“Actually, it works out well for both of us. I’ve had my share of needy, insecure men who want to know where I am and what I’m doing twenty-four hours a day; men who want me by their side so they can ignore me the whole time I‘m there. Michael doesn’t have a jealous bone in his body, and I like the freedom. It makes the time we do spend together that much more special.”

    “Jesus. You know how cliché that sounds?”

    “I knew what I was getting into when I asked him out.” Annie had just about had enough, but she thought she would try one last time to defend herself, and to her chagrin, her lover. “You have a dog when you were growing up?”

    “What? What does that have to do with anything?”

    “Yes or no?”

    “No. We lived in a small apartment, and I was allergic.”

    “Well I had dogs,” Annie confided. “Plenty of them. Grew up on a farm. So I can tell you first hand that being nice to Michael is like glaring at a dog while it’s eating.”

    “Huh? What the hell does that mean? Now you’re starting to sound like him.”

    “Just hear me out. He doesn’t like it, and if you do it long enough he’ll try to bite.”

    “Are we talking about Michael or the dog?”

    “Both. Dogs don’t like you coming near them when they’re eating, it makes them

    uncomfortable. First they shy away a little, but if you keep on they get nervous and start to fidget. Reach out your hand and they begin to feel challenged, maybe growl a little warning. Feeling challenged turns to feeling threatened and they get defensive. They might bark, snarl, show their teeth, but get closer and defense turns to aggression. That’s when they attack.”

    “What are you saying?” Caroline asked with genuine concern. “Has Michael attacked you? Did he…did he hit you?”

    “Wouldn’t that just make your day,” Annie thought. “Of course not,” she said. “That’s not his style. Michael attacks with silence or with words, not with violence. He hates attention from other people the way a dog hates being glared at. He doesn’t want it and he won’t put up with it.”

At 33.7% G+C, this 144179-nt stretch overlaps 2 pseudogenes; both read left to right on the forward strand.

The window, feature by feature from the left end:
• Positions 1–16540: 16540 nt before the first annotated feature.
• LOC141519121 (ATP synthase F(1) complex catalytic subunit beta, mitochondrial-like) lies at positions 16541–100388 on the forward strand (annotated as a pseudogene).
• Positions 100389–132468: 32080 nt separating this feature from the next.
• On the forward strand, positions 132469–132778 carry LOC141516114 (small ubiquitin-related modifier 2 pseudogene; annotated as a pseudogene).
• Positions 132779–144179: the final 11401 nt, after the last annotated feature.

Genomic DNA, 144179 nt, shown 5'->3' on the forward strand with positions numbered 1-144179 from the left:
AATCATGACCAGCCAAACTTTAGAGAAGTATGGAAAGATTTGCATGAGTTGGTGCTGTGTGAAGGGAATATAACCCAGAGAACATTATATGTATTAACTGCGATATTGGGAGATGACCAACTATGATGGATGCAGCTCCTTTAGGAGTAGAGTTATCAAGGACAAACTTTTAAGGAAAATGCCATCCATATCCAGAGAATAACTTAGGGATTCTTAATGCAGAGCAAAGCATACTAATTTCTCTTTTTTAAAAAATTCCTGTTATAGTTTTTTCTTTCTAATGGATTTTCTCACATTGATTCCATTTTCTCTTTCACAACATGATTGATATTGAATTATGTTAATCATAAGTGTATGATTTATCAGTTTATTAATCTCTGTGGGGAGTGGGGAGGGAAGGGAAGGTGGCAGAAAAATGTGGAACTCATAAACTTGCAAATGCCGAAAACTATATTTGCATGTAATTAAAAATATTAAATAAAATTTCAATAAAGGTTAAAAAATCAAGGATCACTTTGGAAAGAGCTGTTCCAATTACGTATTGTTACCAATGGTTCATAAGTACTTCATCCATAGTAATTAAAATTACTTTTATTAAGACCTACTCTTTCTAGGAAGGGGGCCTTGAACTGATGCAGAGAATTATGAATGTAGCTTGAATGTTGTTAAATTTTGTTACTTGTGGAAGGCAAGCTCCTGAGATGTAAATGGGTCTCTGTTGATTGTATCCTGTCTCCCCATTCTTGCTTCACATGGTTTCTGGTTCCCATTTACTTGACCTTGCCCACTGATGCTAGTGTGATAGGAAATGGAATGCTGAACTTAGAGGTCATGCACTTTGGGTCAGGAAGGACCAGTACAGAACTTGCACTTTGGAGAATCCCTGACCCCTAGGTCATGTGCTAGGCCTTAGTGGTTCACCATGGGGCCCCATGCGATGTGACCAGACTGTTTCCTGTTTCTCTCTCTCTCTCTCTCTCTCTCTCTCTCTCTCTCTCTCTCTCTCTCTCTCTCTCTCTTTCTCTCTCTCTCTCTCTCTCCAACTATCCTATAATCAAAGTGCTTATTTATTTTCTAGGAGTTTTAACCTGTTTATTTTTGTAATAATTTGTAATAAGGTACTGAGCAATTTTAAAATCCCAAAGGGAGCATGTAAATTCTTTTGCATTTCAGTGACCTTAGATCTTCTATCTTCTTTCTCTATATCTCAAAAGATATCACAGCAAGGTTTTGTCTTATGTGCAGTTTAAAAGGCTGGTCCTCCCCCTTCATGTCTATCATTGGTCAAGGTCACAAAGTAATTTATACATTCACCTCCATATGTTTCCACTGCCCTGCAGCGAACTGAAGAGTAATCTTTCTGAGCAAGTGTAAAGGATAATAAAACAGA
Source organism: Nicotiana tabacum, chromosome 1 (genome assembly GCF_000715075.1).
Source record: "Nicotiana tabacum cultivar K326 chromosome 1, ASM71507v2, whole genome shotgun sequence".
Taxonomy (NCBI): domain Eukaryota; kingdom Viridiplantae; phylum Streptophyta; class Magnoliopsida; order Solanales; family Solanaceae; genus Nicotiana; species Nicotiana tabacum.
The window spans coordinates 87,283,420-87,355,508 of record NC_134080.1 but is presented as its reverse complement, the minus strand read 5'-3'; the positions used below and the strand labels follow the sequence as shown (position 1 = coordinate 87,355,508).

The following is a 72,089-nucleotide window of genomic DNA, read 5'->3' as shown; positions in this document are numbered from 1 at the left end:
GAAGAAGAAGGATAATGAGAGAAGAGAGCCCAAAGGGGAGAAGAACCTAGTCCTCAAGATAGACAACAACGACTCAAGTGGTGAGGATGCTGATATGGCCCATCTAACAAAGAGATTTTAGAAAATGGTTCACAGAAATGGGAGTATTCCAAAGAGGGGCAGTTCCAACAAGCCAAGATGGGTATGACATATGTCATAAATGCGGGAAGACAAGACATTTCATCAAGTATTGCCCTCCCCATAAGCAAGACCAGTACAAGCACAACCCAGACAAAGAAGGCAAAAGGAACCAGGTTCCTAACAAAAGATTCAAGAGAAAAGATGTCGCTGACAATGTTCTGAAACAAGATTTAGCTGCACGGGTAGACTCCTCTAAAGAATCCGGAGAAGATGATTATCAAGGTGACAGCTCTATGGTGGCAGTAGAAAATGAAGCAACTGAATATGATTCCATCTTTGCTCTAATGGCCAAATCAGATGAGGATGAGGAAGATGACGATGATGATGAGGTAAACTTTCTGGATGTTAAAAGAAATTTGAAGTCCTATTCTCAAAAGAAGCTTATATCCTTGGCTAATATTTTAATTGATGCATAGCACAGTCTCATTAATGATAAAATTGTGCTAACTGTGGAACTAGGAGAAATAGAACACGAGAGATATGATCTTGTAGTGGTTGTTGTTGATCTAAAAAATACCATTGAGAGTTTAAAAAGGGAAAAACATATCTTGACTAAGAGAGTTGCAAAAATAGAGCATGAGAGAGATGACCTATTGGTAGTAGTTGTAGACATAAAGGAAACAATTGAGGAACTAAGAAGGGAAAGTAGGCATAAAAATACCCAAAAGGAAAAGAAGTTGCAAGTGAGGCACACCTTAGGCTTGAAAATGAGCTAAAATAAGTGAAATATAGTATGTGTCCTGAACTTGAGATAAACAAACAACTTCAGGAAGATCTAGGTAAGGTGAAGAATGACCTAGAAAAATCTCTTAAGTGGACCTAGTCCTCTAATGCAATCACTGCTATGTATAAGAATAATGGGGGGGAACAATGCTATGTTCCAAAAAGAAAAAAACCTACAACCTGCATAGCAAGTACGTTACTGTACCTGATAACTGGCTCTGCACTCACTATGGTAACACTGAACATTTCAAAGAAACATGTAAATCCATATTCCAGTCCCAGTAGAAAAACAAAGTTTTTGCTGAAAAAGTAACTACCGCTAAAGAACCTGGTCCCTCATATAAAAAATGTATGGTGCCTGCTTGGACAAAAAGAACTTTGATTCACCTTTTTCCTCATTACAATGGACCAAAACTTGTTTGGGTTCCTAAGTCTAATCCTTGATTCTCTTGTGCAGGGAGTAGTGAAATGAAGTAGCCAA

“What’s his damage?”

    “Wish I knew.”

    “Is that true…about dogs, I mean? Even if the’re tame?”

    “Try it some time.” Annie stood and snubbed out her cigarette. She donned her cheap sunglasses and slung her tattered purse over her shoulder. She had had her fill of Caroline for the moment and wanted to enjoy the rest of her morning in peace and quiet.

    “Thanks for the coffee,” Annie said from behind a fake smile. “I’ll see you at work on


    “Yeah, see ya.”

    Annie didn’t enjoy the rest of her day the way she had planned, and come Monday morning she was in no mood to run into Caroline at work. Michael met her at her desk.

    “Did you hear about your buddy?” Michael asked.

    “You smell like whiskey.”

    “You smell like heaven,” Michael said as he made a show of taking in her fragrance.

    “Which buddy would that be?”

    “The stuck-up one. What’s her name, Carol-Ann?”

    “Caroline. What about her?”

    “She was attacked over the weekend, up in the city.”

    “Oh, my God! Is she alright? Was she mugged?”

    “Not unless the dog had a gun. That loud mouthed secretary, the one with the big Eighties hair, she was going on about it in the break room over coffee this morning. Guess Caroline was at some friend’s apartment and the woman’s dog attacked her out of nowhere. Tore up her face pretty good and bit off her pinky finger. ‘A hunert stitches’, the way she tells it.”

    Annie felt no remorse about the part she may have played in Caroline’s misfortune, and that made her feel a little guilty. But not too much. Not enough go to the hospital instead of sending a “Get Well” balloon. Besides, if she went to the hospital she would probably rip out Caroline’s stitches for having slept with Michael a month ago, and that wouldn’t be good. That just wouldn’t be good at all.

    About The Author

    Dennis Boyd, Jr.

    Dennis R. Boyd, Jr., father of 5-year old twins (girl and boy,) explored college via 2 junior colleges, a state university in Illinois and a year at an art school studying animation.  While this path gave him a sense of himself, he soon realized college electives bored him.  He has enough hours for a degree; he never finished.  He is currently re-reading Rand’s Atlas Shrugged, Bukowski’s Ham on Rye and Huxley’s Brave New World. His favorite books are Austen’s Pride and Prejudice and Heller’s Catch 22. Hemingway and Steinbeck are his favorite authors. Boyd’s hobbies outside of reading and writing (he is finishing a fantasy novel) include spending time with his twins, drawing, painting, camping and watching NASCAR. Originally, from Tilton, IL where he currently resides unemployed, D.J. has spent time in Chicago, Bloomington, and Antioch, all areas in Illinois and then several months in Florence, Kentucky. Truth be told, Dennis spent his young adulthood pursuing an “alternative education” (i.e. a lot of drinking  and traveling.)  Yet, he has always been a keen reader.  He states, “I’m a free spirit who believes deeply in personal freedom and every human’s right to be; but I also believe in cosmic justice so if you mistreat others I believe it will come back to you in the end.” This is his first publication.